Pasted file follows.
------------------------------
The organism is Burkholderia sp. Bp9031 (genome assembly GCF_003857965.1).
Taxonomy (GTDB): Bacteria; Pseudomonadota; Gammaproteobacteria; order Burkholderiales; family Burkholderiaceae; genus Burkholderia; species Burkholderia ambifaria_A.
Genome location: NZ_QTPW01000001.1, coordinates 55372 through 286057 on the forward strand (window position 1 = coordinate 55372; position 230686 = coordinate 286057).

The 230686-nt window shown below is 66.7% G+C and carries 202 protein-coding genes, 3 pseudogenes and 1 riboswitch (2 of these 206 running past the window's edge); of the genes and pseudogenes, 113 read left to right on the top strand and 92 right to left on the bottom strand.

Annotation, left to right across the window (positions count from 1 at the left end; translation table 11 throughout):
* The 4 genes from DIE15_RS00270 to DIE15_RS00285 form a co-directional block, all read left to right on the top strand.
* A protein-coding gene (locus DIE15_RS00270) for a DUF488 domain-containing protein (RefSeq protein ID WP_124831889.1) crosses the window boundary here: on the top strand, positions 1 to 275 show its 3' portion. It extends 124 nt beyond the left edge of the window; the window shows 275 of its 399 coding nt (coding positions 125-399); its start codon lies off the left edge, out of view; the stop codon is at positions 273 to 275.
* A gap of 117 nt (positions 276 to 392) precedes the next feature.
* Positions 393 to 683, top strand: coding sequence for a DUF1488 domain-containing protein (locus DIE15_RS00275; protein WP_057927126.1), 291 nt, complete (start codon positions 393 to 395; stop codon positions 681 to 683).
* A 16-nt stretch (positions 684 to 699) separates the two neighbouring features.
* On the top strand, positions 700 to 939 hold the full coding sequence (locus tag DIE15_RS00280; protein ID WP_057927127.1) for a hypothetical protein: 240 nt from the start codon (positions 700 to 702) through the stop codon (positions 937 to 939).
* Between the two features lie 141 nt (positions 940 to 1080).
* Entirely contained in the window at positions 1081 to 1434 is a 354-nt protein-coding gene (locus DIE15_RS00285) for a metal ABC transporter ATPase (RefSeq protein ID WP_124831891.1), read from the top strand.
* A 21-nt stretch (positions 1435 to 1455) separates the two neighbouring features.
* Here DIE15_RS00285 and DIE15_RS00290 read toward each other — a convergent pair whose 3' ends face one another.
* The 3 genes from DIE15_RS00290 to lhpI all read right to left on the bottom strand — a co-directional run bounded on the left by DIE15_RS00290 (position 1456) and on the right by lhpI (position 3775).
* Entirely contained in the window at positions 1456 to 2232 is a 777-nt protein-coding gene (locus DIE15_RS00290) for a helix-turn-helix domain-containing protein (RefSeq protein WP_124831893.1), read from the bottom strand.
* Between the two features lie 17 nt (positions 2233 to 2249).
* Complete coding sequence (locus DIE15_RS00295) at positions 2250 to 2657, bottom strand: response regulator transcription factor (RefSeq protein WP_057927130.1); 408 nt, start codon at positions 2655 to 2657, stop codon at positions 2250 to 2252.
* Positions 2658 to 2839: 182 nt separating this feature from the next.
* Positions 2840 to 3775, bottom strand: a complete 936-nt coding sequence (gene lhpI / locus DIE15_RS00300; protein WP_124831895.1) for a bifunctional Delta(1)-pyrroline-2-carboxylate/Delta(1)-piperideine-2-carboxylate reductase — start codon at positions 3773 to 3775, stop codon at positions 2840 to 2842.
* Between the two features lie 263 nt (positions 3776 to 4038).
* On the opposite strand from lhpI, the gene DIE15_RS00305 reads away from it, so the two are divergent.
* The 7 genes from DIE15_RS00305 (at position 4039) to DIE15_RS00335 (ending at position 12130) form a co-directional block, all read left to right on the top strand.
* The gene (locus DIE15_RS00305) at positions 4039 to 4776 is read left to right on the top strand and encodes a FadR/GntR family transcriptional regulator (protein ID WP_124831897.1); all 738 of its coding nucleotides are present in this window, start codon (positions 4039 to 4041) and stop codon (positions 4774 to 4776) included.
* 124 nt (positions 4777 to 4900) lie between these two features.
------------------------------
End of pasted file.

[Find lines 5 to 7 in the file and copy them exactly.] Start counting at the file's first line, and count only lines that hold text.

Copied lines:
Annotation, left to right across the window (positions count from 1 at the left end; translation table 11 throughout):
* The 4 genes from DIE15_RS00270 to DIE15_RS00285 form a co-directional block, all read left to right on the top strand.
* A protein-coding gene (locus DIE15_RS00270) for a DUF488 domain-containing protein (RefSeq protein ID WP_124831889.1) crosses the window boundary here: on the top strand, positions 1 to 275 show its 3' portion. It extends 124 nt beyond the left edge of the window; the window shows 275 of its 399 coding nt (coding positions 125-399); its start codon lies off the left edge, out of view; the stop codon is at positions 273 to 275.